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Sight Lines III: Eclipse - Early States and Selected Sources
Sight Lines III: Eclipse - Final Print
Prints of Eclipse early states II, IV, V, VII and VIII are available as a set.
The paper size is 17 x 22 inches, image size 10 x 16 inches. Edition size 15. Dated 2011/12.
Contact a dealer for availability and additional information
Source Images: Places
Source Images: People
Notes on: SIGHT LINES III: ECLIPSE
ECLIPSE was born out of my interest in the photographer Eugene Atget, and out of my fascination with his c.1900 street photography of Paris. Work on the image went through many transformations and reversals, until my focus finally settled on Atget's Paris street scene of a crowd watching the hybrid solar eclipse of 1912. It was two days after the sinking of the Titanic. The clock is announcing the two times of the two events on a single face.
In homage to Atget, I have assembled other notable photographers associated with Paris. For those who like puzzles, there are various versions of Atget, Cartier-Bresson, Brassai, Lartigue, and Stieglitz. Stieglitz, of course is New York, but his photo-secessionist movement was just one more passing shadow in an American eclipse of the fading Paris as the shining center of avant gardishness.
Intrigued by all matters eclipsical, I have scattered various celestial references throughout. The most fanciful one is a hint of the moon's gravitational pull on the central group of Atget, Brassai, and the child Lartigue (with his first camera and brother, Zissou) as they gently rise to the occasion. I did resist an impulse to include a Lewis Carroll Cheshire Cat trace of a crescent-moon grin.
The central figure of Atget proved elusive. He is symbolically present in the organ grinder and monkey which was inspired by the photographer's most joyous photograph and which, in turn, led to me to the introduction of the image's various children. For his likeness all I had for reference was Berenice Abbott's portrait of a stooped elderly man sitting in a chair. An unsuccessful struggle to evoke a more vigorous figure in its prime, eventually came down to the figure of an aging transparent Atget fading along with the beloved Paris he had been so dedicated in recording.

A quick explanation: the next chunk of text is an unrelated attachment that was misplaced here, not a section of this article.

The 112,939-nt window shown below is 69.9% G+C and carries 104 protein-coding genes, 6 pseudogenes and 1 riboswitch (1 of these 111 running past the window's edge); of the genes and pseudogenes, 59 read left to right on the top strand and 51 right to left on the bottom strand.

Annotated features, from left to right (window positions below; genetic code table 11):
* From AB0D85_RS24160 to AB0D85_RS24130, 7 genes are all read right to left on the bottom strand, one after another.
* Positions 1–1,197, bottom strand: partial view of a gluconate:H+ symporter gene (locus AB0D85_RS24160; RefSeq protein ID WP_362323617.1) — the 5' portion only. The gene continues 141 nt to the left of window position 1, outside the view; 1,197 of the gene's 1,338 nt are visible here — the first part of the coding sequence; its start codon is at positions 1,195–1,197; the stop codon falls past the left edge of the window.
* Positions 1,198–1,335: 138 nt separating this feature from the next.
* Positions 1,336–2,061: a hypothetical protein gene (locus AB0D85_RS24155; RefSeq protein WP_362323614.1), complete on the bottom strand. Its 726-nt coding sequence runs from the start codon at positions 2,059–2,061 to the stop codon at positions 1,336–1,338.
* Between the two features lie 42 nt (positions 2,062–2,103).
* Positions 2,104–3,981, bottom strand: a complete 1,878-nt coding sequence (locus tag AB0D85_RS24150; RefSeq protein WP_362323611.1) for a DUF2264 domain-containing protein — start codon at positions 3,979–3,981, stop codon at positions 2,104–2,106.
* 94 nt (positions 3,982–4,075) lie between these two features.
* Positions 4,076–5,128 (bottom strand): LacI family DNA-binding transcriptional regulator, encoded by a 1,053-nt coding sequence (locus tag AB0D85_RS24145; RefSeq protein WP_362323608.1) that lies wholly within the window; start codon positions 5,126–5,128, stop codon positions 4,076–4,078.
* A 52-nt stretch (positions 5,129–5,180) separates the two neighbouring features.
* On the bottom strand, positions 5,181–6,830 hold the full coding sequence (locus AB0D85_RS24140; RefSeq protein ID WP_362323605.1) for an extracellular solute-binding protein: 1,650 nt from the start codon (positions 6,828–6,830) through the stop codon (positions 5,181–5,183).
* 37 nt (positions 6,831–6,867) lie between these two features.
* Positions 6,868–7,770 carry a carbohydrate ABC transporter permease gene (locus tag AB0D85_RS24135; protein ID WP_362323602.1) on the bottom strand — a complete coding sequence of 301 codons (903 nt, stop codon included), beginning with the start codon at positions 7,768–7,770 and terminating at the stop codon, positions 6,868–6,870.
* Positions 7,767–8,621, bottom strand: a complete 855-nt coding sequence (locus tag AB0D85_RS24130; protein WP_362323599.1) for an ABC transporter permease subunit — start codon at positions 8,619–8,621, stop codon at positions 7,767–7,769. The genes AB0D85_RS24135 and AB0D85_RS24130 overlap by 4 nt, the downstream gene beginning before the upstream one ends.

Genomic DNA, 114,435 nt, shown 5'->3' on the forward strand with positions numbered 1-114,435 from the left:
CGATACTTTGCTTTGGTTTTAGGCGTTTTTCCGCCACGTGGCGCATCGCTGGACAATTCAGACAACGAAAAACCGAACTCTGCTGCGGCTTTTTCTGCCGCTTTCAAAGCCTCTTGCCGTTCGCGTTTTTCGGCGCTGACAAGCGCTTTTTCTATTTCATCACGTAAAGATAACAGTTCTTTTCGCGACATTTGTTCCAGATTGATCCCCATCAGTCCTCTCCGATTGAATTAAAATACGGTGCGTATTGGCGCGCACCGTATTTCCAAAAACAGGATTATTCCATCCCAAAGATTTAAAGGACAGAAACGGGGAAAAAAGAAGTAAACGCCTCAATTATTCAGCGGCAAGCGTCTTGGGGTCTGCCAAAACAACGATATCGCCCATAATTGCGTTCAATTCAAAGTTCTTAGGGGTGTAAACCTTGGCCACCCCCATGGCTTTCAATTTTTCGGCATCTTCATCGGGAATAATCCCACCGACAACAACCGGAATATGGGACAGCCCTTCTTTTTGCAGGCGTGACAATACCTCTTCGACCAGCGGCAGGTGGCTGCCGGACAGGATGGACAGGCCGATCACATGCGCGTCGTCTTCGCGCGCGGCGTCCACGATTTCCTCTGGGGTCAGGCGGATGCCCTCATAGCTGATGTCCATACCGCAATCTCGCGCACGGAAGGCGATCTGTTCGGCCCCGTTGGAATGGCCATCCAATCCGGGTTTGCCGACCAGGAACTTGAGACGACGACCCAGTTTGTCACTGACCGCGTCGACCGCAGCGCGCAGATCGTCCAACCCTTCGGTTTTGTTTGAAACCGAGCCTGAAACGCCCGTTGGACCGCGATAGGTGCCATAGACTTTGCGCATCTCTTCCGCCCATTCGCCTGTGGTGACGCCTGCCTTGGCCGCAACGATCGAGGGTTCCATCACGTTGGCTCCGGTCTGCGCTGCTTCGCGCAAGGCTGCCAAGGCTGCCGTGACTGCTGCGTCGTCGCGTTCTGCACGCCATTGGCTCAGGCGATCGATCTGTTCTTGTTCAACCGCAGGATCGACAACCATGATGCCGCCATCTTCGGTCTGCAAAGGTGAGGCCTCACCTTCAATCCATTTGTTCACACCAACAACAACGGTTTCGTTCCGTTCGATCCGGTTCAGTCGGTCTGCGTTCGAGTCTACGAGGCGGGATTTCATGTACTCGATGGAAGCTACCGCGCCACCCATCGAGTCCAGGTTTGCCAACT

Gradually the general fading, becoming contagious, spread all through the image in the form of a mist. Most of the objects and figures of the assemblage were drawn in painstaking detail, but I then found myself starting to erase here, deleting there, to keep the whole thing from collapsing into a ruination of labored busyness. A 600-layer meltdown turned into to a 200-layer triage operation. A performing trapeze team and Fellini-like apparatus setup was removed, an Orpheus and Eurydice sequence abandoned, leaving only the Paris Metro as an Art Noveau reminder of the underworld and some ghostly steps climbing towards a heavenly Montmartre. Maybe my ultimate relief with all the house cleaning can be sensed in the stillness of the air that now inhabits the former jumble of ideas. Curiously, much of my work begins to succeed only after I have been forced to a ruthless demolition of half of what had been first meticulously pored over with such high hopes.
ECLIPSE was begun in the summer of 2009 and completed in the spring of 2011. I abandoned it repeatedly, consoling myself with two other images, WATERFALL and THE GREEN ROOM. Finally, ECLIPSE did find its certain je ne sais quoi. I began to see it, in its layers and complexity of rhythm, as a ticking, intricate clockworks. Time itself, it seems, was once again intervening to become my inevitable subject.
There are two sizes to the ECLIPSE edition. In the larger (46-90/90) Atget's face has been further altered by combining the Abbott portrait with the Paris photographer Felix Nadar's portrait of the Paris poet, Theodore de Banville, in my wish to lend more of an air of sweet melancoly to the stern and fading Atget. A palimpset upon a palimpset, suggesting the time-shifting mysteries and transparencies of photography itself. I have also added a child with a deflating balloon, which I am photographing, in the middle distance, and a few other touches. It does seem however that the additions are sufficiently minor to make the potential confusion of a second state designation very hard to justify.
The larger size was a late decision, born of my increasing assurance and pleasure with the image with each passing day. There were requests for the larger size, and in addition I am feeling an urge to try for more exhibitions to help vindicate my move into the digital. Besides, this image's high degree of resolution and its potential for scale convinced me that a full size had become a foregone conclusion.